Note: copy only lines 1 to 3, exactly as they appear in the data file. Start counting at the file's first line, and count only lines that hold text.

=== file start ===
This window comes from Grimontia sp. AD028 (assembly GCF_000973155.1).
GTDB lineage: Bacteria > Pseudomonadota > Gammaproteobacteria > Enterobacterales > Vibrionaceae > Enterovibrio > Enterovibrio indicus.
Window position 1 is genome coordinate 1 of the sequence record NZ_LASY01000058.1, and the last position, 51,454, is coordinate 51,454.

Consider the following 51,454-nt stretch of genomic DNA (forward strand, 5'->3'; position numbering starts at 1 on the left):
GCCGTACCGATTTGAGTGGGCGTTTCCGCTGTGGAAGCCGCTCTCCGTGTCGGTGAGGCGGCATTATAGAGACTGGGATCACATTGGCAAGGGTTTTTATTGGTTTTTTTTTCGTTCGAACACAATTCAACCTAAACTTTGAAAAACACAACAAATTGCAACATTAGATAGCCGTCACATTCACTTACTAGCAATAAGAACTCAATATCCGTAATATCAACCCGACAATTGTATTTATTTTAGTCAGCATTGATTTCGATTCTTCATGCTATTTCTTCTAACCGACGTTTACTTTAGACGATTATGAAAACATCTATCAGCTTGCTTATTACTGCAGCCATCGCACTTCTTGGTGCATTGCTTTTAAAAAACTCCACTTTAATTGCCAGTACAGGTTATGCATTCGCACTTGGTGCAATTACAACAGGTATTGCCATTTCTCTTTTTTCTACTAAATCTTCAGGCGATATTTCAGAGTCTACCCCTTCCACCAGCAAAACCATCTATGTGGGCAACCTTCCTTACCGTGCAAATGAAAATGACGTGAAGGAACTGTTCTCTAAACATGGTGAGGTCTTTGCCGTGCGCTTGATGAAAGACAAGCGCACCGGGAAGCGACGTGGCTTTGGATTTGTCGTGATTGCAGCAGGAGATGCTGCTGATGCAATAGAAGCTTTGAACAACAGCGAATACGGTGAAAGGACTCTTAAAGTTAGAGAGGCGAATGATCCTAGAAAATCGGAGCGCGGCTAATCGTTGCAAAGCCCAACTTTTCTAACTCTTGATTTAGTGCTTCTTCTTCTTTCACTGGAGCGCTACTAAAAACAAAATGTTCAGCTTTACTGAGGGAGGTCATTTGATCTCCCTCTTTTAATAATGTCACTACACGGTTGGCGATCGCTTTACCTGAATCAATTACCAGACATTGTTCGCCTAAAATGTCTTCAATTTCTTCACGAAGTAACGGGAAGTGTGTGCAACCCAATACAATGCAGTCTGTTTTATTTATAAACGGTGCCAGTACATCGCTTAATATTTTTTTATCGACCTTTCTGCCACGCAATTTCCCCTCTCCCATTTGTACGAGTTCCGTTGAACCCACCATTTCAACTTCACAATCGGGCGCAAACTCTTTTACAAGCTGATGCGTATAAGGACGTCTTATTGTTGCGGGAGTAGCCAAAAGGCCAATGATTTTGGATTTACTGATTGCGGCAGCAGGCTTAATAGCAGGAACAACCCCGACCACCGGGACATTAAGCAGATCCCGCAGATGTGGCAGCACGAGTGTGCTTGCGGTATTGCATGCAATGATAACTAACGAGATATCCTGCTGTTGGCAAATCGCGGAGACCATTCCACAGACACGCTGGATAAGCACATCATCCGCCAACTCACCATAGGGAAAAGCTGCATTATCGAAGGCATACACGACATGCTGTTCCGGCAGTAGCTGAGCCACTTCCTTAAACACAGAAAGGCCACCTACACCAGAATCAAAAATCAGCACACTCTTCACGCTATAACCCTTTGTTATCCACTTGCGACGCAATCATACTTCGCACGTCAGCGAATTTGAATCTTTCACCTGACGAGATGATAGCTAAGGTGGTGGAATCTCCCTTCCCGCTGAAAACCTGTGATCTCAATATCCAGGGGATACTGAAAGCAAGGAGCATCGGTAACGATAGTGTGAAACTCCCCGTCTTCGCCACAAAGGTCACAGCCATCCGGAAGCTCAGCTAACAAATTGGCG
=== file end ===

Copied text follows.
This window comes from Grimontia sp. AD028 (assembly GCF_000973155.1).
GTDB lineage: Bacteria > Pseudomonadota > Gammaproteobacteria > Enterobacterales > Vibrionaceae > Enterovibrio > Enterovibrio indicus.
Window position 1 is genome coordinate 1 of the sequence record NZ_LASY01000058.1, and the last position, 51,454, is coordinate 51,454.